The recent discovery of a pandemic, Covid-19, which moves at a pace of unimaginable and unpredictable proportions; locking people inside homes and barring human interactions with its dreaded death threat, is currently being felt.
Member of Parliament for Kanye North, Thapelo Letsholo has cautioned Government against excessive borrowing and poorly managed debt levels.
He was speaking in Parliament on Tuesday delivering Parliament’s Finance Committee report after assessing a motion that sought to raise Government Bond program ceiling to P30 billion, a big jump from the initial P15 Billion.
Government Investment Account (GIA) which forms part of the Pula fund has been significantly drawn down to finance Botswana’s budget deficits since 2008/09 Global financial crises.
The 2009 global economic recession triggered the collapse of financial markets in the United States, sending waves of shock across world economies, eroding business sentiment, and causing financiers of trade to excise heightened caution and hold onto their cash.
The ripple effects of this economic catastrophe were mostly felt by low to middle income resource based economies, amplifying their vulnerability to external shocks. The diamond industry which forms the gist of Botswana’s economic make up collapsed to zero trade levels across the entire value chain.
The Upstream, where Botswana gathers much of its diamond revenue was adversely impacted by muted demand in the Midstream. The situation was exacerbated by zero appetite of polished goods by jewelry manufacturers and retail outlets due to lowered tail end consumer demand.
This resulted in sharp decline of Government revenue, ballooned budget deficits and suspension of some developmental projects. To finance the deficit and some prioritized national development projects, government had to dip into cash balances, foreign reserves and borrow both externally and locally.
Much of drawing was from Government Investment Account as opposed to drawing from foreign reserve component of the Pula Fund; the latter was spared as a fiscal buffer for the worst rainy days.
Consequently this resulted in significant decline in funds held in the Government Investment Account (GIA). The account serves as Government’s main savings depository and fund for national policy objectives.
However as the world emerged from the 2009 recession government revenue graph picked up to pre recession levels before going down again around 2016/17 owing to challenges in the diamond industry.
Due to a number of budget surpluses from 2012/13 financial year the Government Investment Account started expanding back to P30 billion levels before a series of budget deficits in the National Development Plan 11 pushed it back to decline a decline wave.
When the National Development Plan 11 commenced three (3) financial years ago, government announced that the first half of the NDP would run at budget deficits.
This as explained by Minister of Finance in 2017 would be occasioned by decline in diamond revenue mainly due to government forfeiting some of its dividend from Debswana to fund mine expansion projects.
Cumulatively since 2017/18 to 2019/20 financial year the budget deficit totaled to over P16 billion, of which was financed by both external and domestic borrowing and drawing down from government cash balances. Drawing down from government cash balances meant significant withdrawals from the Government Investment Account.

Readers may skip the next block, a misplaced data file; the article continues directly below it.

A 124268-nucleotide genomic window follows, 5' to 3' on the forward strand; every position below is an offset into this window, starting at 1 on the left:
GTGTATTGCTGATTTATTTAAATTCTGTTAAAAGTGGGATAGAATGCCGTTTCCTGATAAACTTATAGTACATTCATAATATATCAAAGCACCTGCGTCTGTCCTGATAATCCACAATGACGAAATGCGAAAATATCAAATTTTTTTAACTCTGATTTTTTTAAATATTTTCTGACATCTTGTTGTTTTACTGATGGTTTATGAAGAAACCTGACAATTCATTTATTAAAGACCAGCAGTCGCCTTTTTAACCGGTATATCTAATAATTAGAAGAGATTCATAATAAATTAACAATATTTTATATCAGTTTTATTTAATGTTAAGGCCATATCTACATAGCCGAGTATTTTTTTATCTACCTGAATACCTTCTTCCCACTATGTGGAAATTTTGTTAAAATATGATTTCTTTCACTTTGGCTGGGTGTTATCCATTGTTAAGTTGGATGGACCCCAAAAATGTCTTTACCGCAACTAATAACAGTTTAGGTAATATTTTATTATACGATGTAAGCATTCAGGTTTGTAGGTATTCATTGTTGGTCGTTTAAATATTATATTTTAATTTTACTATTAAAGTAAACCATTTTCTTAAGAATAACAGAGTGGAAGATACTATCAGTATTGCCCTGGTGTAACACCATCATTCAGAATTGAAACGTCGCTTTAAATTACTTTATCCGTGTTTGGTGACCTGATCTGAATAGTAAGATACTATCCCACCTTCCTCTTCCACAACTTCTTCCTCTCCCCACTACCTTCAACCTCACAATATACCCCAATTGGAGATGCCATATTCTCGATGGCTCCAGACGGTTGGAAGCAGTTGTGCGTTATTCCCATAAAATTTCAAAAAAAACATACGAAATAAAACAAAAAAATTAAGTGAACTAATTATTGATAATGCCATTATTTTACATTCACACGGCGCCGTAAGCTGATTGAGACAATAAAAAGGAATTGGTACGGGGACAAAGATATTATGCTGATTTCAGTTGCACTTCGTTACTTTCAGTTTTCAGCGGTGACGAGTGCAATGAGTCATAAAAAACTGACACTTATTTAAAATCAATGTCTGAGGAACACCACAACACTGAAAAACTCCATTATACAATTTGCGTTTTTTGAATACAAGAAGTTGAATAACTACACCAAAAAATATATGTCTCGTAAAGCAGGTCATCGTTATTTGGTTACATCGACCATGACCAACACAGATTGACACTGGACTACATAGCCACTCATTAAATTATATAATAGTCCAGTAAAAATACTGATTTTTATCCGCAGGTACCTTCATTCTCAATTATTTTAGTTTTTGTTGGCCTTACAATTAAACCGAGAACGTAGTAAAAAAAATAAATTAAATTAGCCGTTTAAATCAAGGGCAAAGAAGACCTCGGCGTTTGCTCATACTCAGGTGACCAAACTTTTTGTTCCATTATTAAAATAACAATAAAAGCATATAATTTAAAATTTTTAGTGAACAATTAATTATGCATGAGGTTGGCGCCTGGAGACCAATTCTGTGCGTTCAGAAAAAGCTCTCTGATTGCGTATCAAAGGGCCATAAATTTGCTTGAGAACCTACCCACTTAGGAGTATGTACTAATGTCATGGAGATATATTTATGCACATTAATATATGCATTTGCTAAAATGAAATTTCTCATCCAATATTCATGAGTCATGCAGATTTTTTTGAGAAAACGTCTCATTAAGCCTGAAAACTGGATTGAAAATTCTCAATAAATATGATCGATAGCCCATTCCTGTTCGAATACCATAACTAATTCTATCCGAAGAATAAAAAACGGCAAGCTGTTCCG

The Government Investment Account (GIA) was established in accordance with Section 35 of the Bank of Botswana Act Cap. 55:01. The Account represents Government’s share of the Botswana‘s foreign exchange reserves, its investment and management strategies are aligned to the Bank of Botswana’s foreign exchange reserves management and investment guidelines.
Government Investment Account, comprises of Pula denominated deposits at the Bank of Botswana and held in the Pula Fund, which is the long-term investment tranche of the foreign exchange reserves.
In June 2017 while answering a question from Bogolo Kenewendo, the then Minister of Finance & Economic Development Kenneth Mathambo told parliament that as of June 30, 2017, the total assets in the Pula Fund was P56.818 billion, of which the balance in the GIA was P30.832 billion.
Kenewendo was still a back bench specially elected Member of Parliament before ascending to cabinet post in 2018. Last week Minister of Finance & Economic Development, Dr Thapelo Matsheka, when presenting a motion to raise government local borrowing ceiling from P15 billion to P30 Billion told parliament that as of December 2019 Government Investment Account amounted to P18.3 billion.
Dr Matsheka further told parliament that prior to financial crisis of 2008/9 the account amounted to P30.5 billion (41 % of GDP) in December of 2008 while as at December 2019 it stood at P18.3 billion (only 9 % of GDP) mirroring a total decline by P11 billion in the entire 11 years.
Back in 2017 Parliament was also told that the Government Investment Account may be drawn-down or added to, in line with actuations in the Government’s expenditure and revenue outturns. “This is intended to provide the Government with appropriate funds to execute its functions and responsibilities effectively and efficiently” said Mathambo, then Minister of Finance.
Acknowledging the need to draw down from GIA no more, current Minister of Finance Dr Matsheka said “It is under this background that it would be advisable to avoid excessive draw down from this account to preserve it as a financial buffer”
He further cautioned “The danger with substantially reduced financial buffers is that when an economic shock occurs or a disaster descends upon us and adversely affects our economy it becomes very difficult for the country to manage such a shock”